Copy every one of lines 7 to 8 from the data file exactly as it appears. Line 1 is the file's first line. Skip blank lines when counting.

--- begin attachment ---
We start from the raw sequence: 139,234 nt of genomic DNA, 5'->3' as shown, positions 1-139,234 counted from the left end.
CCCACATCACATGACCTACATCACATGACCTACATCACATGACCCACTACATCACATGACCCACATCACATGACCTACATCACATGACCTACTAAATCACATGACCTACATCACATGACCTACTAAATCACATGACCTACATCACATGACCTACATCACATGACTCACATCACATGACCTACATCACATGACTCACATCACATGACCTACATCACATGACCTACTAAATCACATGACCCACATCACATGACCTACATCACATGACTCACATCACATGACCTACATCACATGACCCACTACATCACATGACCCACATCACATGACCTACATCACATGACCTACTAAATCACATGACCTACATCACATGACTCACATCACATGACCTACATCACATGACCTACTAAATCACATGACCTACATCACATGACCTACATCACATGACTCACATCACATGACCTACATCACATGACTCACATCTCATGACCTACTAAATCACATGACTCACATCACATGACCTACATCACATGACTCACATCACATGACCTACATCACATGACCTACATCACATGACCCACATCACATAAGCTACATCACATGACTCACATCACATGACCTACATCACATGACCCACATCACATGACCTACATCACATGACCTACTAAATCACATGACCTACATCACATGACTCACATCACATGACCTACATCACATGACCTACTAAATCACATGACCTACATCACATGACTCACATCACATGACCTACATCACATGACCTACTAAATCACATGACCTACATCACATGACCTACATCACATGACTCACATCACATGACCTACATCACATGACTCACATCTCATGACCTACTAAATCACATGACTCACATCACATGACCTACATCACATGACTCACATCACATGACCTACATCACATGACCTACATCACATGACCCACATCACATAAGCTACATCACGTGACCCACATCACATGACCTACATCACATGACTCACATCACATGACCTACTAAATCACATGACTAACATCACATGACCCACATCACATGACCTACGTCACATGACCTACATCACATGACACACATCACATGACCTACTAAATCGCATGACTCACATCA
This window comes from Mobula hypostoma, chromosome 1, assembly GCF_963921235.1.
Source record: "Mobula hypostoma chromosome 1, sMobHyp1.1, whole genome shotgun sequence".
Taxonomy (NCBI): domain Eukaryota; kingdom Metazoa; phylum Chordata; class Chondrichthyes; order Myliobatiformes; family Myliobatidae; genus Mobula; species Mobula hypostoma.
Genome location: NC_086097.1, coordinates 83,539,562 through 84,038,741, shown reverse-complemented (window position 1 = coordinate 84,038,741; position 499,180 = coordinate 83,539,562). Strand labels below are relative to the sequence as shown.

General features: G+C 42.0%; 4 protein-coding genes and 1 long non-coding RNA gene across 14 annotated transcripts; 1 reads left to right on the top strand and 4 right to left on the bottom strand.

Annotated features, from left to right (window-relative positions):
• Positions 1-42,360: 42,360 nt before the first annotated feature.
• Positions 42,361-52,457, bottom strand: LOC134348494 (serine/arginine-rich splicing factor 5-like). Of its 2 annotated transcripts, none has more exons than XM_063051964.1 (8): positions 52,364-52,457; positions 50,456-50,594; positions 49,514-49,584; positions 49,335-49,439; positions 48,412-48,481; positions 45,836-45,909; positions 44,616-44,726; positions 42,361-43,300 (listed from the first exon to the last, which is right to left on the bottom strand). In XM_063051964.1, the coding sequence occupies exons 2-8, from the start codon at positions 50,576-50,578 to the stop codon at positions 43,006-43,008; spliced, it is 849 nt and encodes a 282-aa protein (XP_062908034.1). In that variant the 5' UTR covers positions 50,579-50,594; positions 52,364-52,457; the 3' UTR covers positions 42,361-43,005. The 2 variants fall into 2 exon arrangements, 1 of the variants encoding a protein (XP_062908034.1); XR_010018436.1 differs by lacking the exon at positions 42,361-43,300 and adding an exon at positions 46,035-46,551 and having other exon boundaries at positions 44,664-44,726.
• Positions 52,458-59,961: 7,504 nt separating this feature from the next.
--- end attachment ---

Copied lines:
General features: G+C 42.0%; 4 protein-coding genes and 1 long non-coding RNA gene across 14 annotated transcripts; 1 reads left to right on the top strand and 4 right to left on the bottom strand.

Annotated features, from left to right (window-relative positions):